Cracking an egg into a bowl, I’m reminded of Jacques Pepin once telling a story about how his fellow French chef Andre Soltner (was it Soltner? he doesn’t seem old enough) would scrape all of the egg from the inside of the shell with his finger. “There is always more in there than you think,” said Pepin, scooping out the goopy clear liquid with an adroit index finger. This reminded me of Julia Childs – is she really gone? – and watching her and Pepin exchange wits on their TV show. Which made me think of the first movie I saw with Chris, Julie and Julia. We’d only known each other a few weeks and were far from a couple, but we squeezed each other’s arms with mutual delight at the true love of Julia and Paul as portrayed by Streep and Tucci. Which got me to thinking about an interview I heard with Tucci and Terry Gross about his wife’s death that I listened to while I painted my son’s bedroom. Which reminded me of sleeping in that same room with both of my kids after the divorce, the three of us curled together over two mattresses, limbs intertwined. From that to carrying a mattress up the stairs of an apartment on John Street in Seattle. And to the the truck that would come two mornings a week in the dark of morning to pick up glass recycling, the terrible rattling often startling me upright from that same mattress. And … on and on, the memories unspooling.
I wonder about Andre Soltner wiping that egg clean with his finger, the combination of hunger from World War II Europe and a reverence for something as simple as an egg. I wonder about the limes that are disappearing, and the way this make me feel like Andie McDowell fretting about all of that garbage in Sex, Lies, and Videotape. I think of Andie MadDowall and how she still seems quite beautiful, but James Spader is all puffy and odd looking. I think of how the men I found attractive when I was in my twenties, movie stars, musicians and writers, are graying or more so. More so. More.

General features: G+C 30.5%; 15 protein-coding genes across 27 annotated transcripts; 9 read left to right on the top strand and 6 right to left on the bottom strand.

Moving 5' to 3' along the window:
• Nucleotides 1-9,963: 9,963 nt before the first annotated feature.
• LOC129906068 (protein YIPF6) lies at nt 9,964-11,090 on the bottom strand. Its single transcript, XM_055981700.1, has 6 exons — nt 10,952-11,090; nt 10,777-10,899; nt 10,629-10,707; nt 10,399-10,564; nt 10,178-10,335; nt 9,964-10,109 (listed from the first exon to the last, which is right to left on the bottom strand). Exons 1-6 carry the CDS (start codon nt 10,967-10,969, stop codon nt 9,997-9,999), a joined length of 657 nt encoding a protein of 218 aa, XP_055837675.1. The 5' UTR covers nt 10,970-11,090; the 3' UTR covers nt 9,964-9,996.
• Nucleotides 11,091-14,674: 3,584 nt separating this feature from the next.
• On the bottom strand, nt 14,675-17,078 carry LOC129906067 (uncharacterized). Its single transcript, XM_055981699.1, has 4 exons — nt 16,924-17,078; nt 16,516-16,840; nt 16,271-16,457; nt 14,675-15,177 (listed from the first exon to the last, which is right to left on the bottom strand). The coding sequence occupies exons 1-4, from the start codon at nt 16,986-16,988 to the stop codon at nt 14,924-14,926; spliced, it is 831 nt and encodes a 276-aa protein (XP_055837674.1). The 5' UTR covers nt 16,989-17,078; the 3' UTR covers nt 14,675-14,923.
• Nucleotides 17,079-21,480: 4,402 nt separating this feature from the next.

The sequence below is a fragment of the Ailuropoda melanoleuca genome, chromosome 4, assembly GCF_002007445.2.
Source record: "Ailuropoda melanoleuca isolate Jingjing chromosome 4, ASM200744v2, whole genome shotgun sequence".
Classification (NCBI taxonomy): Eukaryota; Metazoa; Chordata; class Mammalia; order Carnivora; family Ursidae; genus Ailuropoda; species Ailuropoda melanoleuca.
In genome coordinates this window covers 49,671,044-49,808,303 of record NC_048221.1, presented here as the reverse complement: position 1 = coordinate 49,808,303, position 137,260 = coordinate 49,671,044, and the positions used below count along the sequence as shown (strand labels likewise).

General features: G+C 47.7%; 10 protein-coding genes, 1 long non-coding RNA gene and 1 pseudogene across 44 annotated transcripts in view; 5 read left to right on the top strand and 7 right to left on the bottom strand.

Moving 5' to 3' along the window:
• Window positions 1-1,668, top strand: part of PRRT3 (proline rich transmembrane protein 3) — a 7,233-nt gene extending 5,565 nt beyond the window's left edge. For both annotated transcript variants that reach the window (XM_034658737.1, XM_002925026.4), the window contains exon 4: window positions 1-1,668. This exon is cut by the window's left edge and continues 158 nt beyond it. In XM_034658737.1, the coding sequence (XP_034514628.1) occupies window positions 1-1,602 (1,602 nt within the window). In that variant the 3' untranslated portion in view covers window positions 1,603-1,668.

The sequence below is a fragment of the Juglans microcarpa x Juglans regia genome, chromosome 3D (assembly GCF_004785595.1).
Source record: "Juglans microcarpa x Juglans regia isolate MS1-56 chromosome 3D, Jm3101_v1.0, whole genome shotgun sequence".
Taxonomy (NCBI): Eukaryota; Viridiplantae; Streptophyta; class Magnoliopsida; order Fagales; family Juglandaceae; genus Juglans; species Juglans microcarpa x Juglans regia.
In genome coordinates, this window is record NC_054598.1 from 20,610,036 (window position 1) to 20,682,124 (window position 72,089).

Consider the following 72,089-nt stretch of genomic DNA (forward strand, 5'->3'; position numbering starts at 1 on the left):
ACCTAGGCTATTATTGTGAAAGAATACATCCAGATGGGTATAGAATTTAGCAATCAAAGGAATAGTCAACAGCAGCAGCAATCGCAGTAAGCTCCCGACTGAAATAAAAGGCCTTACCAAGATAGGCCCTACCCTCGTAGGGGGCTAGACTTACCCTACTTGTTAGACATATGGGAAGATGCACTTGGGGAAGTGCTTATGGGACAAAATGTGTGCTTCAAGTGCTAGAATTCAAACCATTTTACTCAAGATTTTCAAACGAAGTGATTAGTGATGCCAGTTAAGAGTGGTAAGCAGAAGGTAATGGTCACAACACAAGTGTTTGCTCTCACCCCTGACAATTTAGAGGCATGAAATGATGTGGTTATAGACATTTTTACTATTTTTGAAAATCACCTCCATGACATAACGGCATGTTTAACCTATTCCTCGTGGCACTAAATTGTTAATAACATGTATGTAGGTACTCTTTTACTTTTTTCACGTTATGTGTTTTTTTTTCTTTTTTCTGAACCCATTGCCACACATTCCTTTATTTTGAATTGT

The people who are in my life now, I sometimes wonder about them: Will I still know her when I’m dying? Will she bring me a smoothie when I’m in hospice? Will she write a nice note to my kids?
Walking the dog today and seeing spring on its cusp, the crabapples and lilacs about to explode – tomorrow’s heat will do it, I bet — I wondered: How many more of these will I see, how many more of these gorgeous springs, each a reminder of the others, each its own moment of breathtaking loveliness and renewal.
I guess it’s dark of me, and I think that sometimes, too; “You’re too dark.” But it feels more crucially an observation of the possibility and grace, of the fullness and quickness of life. A reminder to taste the lime before it’s gone. To cherish each bit of the yolk.
p.s. I also marvel at the unreliability but beauty of memory. In looking up Soltner online, I discovered that the egg story came from Gabrielle Hamilton’s book Blood, Bones, and Butter. And that makes me think of so, so many other wonderful things.